For the past couple of years two of my sons, David and Paul, have participated in a reading program sponsored by our public library and local elementary schools. It is called “Battle of the Books.” Each school selects a team of students who read 60-plus recommended books and then compete with other teams in answering questions about them. It has been a good program.
Similarly, I caught a love for reading from my own parents’ eagerness as they left us kids one night a month to go to the public library for a Great Books discussion.
Watching my sons learn to love reading has spurred me to think of how important reading is for Christians. We are people of the Book, people who depend on a written revelation called the Bible. Knowing how to read has been important to us ever since the Reformation gave us the text in our own language and movable type made it economically feasible to own a copy.
Several things in our culture are conspiring to threaten this reliance on the Book, however, not the least of which is a pure and simple reluctance to read. This reluctance translates into a tragic ignorance. Jo Lewis and Gordon Palmer recently wrote a provocative book, What Every Christian Should Know, that details how little most of us know about our Christian heritage, particularly the content of the Bible. In an age when Bibles are more plentiful than ever, fewer Christians take the time for regular serious study to master its content.
The threat, however, goes further than simple reluctance to read. More and more people cannot read—literal illiteracy is growing at an alarming rate. Approximately one out of six U.S. adults (27 million) cannot read, and their ranks increase by 2 million each year.
Experts agree that one of the causes of growing illiteracy, whether functional or literal, is the video revolution. A recent article in the World Monitor speculated that today’s reader of paperback novels may, in the year 2000, “insert a credit-card-size piece of plastic into a high-resolution, flat screen holder the size of a mass-market paperback” and that the viewer of this minicomputer may “dispense with text altogether, electing instead to view pictures while listening as the words are read aloud.”
Although I am not against the computer revolution (the computerization of libraries and the vast amounts of information available in computer networks is a great boon), I do think there is a danger when pictures and voices replace written words as the primary means of receiving information. The danger is especially acute for those of us who put so much stock in a rational understanding of a revealed Bible.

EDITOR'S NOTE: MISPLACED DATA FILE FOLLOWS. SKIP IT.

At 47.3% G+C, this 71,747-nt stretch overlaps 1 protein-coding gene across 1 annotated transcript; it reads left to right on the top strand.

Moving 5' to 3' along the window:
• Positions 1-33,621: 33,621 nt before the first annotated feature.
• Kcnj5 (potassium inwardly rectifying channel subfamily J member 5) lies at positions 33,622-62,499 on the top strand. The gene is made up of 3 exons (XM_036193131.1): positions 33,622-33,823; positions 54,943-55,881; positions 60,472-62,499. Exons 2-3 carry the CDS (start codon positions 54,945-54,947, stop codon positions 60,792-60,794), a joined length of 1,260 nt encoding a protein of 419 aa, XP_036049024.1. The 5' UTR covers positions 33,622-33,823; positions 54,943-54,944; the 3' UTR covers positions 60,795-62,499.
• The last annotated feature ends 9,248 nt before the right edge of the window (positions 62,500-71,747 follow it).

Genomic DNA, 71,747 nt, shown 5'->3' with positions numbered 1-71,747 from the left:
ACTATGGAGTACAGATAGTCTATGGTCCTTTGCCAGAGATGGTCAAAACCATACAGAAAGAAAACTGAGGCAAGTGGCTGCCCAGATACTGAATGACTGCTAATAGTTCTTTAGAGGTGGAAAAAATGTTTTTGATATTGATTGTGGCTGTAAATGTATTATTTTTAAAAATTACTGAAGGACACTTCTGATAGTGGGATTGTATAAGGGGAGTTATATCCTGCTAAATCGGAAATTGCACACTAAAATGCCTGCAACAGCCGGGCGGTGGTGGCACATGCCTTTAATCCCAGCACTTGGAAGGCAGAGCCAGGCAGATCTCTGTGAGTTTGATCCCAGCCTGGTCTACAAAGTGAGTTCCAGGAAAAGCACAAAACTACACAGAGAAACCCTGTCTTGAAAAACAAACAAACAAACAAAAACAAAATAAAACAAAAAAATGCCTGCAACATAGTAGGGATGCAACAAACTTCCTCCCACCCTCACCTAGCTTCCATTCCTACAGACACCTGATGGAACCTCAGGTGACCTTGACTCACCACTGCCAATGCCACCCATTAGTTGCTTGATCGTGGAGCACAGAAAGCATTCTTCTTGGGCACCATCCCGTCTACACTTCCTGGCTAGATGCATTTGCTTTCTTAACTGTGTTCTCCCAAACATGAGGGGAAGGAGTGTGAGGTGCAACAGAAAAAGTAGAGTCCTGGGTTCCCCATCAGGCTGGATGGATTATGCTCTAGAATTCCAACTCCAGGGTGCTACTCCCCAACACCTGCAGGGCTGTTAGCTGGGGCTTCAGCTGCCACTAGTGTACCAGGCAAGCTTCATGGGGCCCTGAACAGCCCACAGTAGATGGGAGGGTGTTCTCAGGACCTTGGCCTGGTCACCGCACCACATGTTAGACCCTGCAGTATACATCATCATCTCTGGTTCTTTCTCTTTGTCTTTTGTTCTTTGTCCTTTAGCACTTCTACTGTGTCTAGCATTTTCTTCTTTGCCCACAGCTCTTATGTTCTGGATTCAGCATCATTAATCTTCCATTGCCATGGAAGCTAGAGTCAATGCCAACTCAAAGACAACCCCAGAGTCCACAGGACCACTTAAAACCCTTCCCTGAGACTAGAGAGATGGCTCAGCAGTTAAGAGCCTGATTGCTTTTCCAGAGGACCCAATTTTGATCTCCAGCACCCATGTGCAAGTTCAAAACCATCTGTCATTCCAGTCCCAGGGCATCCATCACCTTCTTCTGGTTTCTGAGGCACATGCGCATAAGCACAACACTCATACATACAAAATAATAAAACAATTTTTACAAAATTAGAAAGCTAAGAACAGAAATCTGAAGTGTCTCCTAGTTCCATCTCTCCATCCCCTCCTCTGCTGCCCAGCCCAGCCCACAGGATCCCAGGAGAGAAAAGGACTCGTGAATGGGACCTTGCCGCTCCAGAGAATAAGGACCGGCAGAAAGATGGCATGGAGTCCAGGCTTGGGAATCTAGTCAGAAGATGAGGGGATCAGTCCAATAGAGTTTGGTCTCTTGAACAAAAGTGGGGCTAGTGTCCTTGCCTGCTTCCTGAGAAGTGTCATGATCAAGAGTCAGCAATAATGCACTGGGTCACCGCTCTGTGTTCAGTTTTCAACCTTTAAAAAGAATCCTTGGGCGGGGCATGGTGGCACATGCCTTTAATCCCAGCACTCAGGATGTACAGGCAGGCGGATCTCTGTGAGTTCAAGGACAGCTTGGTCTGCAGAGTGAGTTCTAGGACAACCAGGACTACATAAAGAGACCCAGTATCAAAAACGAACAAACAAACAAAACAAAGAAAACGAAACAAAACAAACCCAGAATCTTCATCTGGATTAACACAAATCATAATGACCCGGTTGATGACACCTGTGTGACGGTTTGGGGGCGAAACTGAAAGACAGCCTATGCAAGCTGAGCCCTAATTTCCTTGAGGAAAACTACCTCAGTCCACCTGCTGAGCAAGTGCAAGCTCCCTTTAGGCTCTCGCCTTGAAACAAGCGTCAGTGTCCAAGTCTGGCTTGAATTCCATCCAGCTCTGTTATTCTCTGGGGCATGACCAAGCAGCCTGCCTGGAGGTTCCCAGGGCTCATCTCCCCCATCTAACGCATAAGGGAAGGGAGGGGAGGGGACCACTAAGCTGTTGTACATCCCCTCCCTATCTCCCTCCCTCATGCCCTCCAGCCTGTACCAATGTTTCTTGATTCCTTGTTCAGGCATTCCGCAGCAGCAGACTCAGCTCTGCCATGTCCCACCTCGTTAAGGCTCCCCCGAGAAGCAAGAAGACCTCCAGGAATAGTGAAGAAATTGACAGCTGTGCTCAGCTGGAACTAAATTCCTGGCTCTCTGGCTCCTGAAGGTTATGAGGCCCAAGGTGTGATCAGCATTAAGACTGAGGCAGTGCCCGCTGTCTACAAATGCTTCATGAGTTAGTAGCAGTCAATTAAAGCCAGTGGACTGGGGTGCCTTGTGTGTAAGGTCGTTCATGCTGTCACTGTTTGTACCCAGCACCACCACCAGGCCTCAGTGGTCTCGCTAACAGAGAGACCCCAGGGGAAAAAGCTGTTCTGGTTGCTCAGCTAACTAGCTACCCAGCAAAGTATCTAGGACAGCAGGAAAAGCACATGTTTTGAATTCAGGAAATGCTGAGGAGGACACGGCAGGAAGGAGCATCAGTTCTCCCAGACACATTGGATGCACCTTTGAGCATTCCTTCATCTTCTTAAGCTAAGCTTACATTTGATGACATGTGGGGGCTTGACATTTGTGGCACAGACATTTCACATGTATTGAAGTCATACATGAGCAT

The first danger is that information communicated through videos is primarily feeling and experience oriented. The bulk of the information communicated enters through the heart, not the mind. This is why movies adapted from great works of literature are never quite as good as the books they’re taken from. A richness of content is lost in adapting to the demands of visual and auditory presentation.
Second, videos are difficult to discuss. About a book, we ask, “What did you think about it?” But about a movie or video, we usually ask, “How did you like it?” Common responses convey our feelings about the work, or we recount the scenes we found most entertaining. But the ideas of the movie rarely surface in such discussions.
We need to learn through our hearts, but not at the expense of our heads. We can learn much about Christianity by sharing experiences with other Christians and watching movies about biblical events and Christian themes. But there is much about Christianity we cannot learn in that way—the great doctrines of the faith, for example.
I want my sons to take advantage of the computer and video revolution. It is an advantage I never had. But the current statistics on growing illiteracy disturb me, and I view them as a threat to our responsibility to pass along the Christian heritage. My part in meeting this threat is to encourage my sons to learn and love to read—and encourage you to do the same with your children.
TERRY C. MUCK
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